Many of us will go about our photography without ever looking at those magical graphs called histograms, yet by doing so, we are severely restricting our ability to get the perfect exposure. Histograms are perhaps the most powerful, and often overlooked, tool in the photographer’s skill-set. By understanding what they are telling us and reacting to that information, we can dramatically increase the quality of our exposures.
Where Do You Find a Histogram?
The two most common places photographers will come across histograms are in your camera settings and in your photo editing software. Both work in similar ways and are basically a representation of how the light is distributed through your image through the use of a graph. This means it can not only tell you how close you are to a correct exposure but also whether that exposure has high or low contrast and whether you have lost details in the shadows or highlights. On your camera you will usually find the histogram information in the display section of the menu. Most cameras, when reviewing an image, allow you to cycle through several screens of information. These will include, just the image, image plus exposure details, clipping, in other words where the image is overexposed and histogram. Some camera’s will also allow you to show the histogram in terms or red, green and blue as well as luminance.
The histogram for the image: shadows are represented on the left, gradually moving to highlights on the right.
Reading a Histogram
So lets assume we have just taken our image, now we will cycle through the display modes to see the histogram. For the moment we will look at just the luminance histogram. What we see is a typical graph, with the light represented similar to the cross sections of a mountain ranges you may have drawn in high school geography. The lefthand side of the graph represents black and the righthand side represents light. Everything in between are the shades of grey. The easiest way to think of the graph is as a bucket of light. The aim is to get all of our light to fit within the confines of the bucket, i.e. the left and right sides of the graph.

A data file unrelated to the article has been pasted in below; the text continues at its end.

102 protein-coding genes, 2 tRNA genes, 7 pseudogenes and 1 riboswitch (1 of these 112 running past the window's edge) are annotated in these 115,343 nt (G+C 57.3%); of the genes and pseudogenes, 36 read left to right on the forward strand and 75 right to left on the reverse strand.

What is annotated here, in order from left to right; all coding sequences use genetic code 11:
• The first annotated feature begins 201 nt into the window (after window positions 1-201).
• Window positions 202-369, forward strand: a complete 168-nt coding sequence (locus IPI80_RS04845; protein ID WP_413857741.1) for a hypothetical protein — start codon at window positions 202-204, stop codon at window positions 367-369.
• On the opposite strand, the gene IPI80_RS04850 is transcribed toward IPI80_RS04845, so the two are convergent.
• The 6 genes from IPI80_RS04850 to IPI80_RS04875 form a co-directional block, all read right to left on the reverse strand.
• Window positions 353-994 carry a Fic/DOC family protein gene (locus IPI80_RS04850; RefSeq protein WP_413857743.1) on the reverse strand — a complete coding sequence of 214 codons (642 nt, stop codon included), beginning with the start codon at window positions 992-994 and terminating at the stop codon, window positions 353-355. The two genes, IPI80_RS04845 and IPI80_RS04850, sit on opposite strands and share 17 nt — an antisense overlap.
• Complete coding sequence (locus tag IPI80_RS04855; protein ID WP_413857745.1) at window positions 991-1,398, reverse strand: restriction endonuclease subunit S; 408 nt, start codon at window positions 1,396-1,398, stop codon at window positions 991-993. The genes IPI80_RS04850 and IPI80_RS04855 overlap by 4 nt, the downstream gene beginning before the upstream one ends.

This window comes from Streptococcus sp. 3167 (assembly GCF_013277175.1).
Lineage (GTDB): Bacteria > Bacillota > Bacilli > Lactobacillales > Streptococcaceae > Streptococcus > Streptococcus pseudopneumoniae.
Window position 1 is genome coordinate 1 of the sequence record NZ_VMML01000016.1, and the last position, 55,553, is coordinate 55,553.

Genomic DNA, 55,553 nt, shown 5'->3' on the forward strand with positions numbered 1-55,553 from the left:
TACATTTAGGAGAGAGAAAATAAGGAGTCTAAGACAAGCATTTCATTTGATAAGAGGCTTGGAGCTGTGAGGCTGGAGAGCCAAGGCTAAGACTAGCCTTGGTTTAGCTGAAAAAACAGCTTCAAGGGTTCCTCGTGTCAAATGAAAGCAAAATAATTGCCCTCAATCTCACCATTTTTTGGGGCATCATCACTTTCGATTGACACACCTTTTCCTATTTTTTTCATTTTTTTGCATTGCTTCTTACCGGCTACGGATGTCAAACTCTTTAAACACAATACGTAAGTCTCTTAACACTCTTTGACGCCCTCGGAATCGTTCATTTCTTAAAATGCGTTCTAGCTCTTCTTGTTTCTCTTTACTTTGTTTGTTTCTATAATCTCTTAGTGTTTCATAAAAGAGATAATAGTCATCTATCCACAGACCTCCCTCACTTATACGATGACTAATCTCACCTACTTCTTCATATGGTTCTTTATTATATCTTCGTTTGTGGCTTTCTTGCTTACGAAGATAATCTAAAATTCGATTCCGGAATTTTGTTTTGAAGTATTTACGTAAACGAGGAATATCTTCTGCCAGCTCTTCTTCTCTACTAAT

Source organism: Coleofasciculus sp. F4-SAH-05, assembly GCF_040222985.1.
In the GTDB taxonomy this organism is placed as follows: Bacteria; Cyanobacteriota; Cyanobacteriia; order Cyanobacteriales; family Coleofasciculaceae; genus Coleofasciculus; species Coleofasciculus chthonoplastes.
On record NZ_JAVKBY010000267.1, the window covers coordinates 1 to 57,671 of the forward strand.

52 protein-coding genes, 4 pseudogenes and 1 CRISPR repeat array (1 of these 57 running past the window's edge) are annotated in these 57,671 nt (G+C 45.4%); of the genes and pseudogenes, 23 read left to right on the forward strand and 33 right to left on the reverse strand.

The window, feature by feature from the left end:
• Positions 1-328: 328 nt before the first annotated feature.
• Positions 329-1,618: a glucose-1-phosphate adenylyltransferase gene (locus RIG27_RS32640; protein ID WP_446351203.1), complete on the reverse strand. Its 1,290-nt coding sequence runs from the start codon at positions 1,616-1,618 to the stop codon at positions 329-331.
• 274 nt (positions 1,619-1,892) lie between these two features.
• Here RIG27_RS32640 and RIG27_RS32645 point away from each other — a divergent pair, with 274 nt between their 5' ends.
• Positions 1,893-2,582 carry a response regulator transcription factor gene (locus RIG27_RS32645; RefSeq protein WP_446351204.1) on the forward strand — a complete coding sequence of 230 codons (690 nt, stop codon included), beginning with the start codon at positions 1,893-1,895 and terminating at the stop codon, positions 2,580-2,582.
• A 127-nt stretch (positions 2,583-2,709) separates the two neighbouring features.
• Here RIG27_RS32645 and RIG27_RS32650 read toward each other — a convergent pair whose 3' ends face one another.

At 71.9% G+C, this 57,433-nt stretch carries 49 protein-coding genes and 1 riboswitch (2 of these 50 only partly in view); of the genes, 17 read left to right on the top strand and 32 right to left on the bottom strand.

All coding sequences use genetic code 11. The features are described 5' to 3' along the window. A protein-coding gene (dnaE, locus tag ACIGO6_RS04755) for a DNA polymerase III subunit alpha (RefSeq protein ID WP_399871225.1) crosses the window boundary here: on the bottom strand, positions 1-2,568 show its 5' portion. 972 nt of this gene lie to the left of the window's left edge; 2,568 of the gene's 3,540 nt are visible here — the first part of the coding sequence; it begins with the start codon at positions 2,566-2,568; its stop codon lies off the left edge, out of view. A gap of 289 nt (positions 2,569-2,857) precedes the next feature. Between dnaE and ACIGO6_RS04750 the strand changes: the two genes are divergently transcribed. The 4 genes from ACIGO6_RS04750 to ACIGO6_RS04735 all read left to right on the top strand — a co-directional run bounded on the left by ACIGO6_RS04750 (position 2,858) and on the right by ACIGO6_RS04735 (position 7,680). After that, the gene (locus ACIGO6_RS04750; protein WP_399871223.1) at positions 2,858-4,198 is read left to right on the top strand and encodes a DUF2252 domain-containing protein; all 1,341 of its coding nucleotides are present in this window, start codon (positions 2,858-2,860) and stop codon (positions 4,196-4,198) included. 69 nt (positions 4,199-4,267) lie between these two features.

Using Histograms to Assess Exposure
If we have light spilling out of the left side, we have underexposed our image. We, therefore, need to do one of three things, open the aperture more, use a lower shutter speed or as a last resort, increase our ISO. Conversely, if we have light spilling over the right side, we are overexposing, potentially blowing the highlights out. This can be seen if we switch the image display mode to clipping, the black flashing over the extreme light areas of the image are the areas that are blown. This means for the most part they are unrecoverable in post production. In this case we do the opposite to underexposure, that is, use a smaller aperture, faster or faster shutter speed.
Our aim in getting the correct exposure is to try and get all of our light to sit within the confines of the graph. Depending on the scene, this is not always going to be possible. For example, if you have a scene with a lot of very dark shadows and very light, bright overcast sky, you may find that the light runs out both sides of our bucket. In this case, you should generally work towards keeping the light inside the right side of our bucket, preserving the highlights.
Bunched to left, the image is underexposed
Contrast and ‘Mountains' in Histograms
You will find some shots will have a very tall, very steep mountain somewhere in the center of the graph. This is a typical high contrast scene, perhaps as in the example, a dark dog on snow. If you come across this type of scenario, try to keep the light to the right side of the graph. There is an article to explain the benefits of this.
Two distinct mountains: the left one represents the dog and the right one, the snow
In-Camera Histograms: A Raw Deal
For those of us that shoot RAW, there is one caveat to using the histogram on your camera and that is, it only represents a graph of the jpg version of the image. In reality the way to re-imagine this is that, when shooting RAW, you have a slightly bigger bucket than is represented on screen, in other words a wider dynamic range. If you are using histograms in your post production software, the graph will represent the full dynamic range of the RAW image.
So lastly, lets look at why you might use an RGB histogram. As many of us have found out, digital cameras do not always expose different colors well. For example reds can easily be blown out with incorrect exposure and when taking an image that is predominately one color, our camera’s meter can be easily fooled. By using the RGB histogram, we can make sure we are not drastically over or under exposing on one color and then make corrections for it, making sure we are not over saturating our shot.
As you can see, histograms are immensely powerful info-graphics. They provide us with an in-depth, visual representation of the quality of our exposure, and by understanding this information, we can get the perfect exposure every time.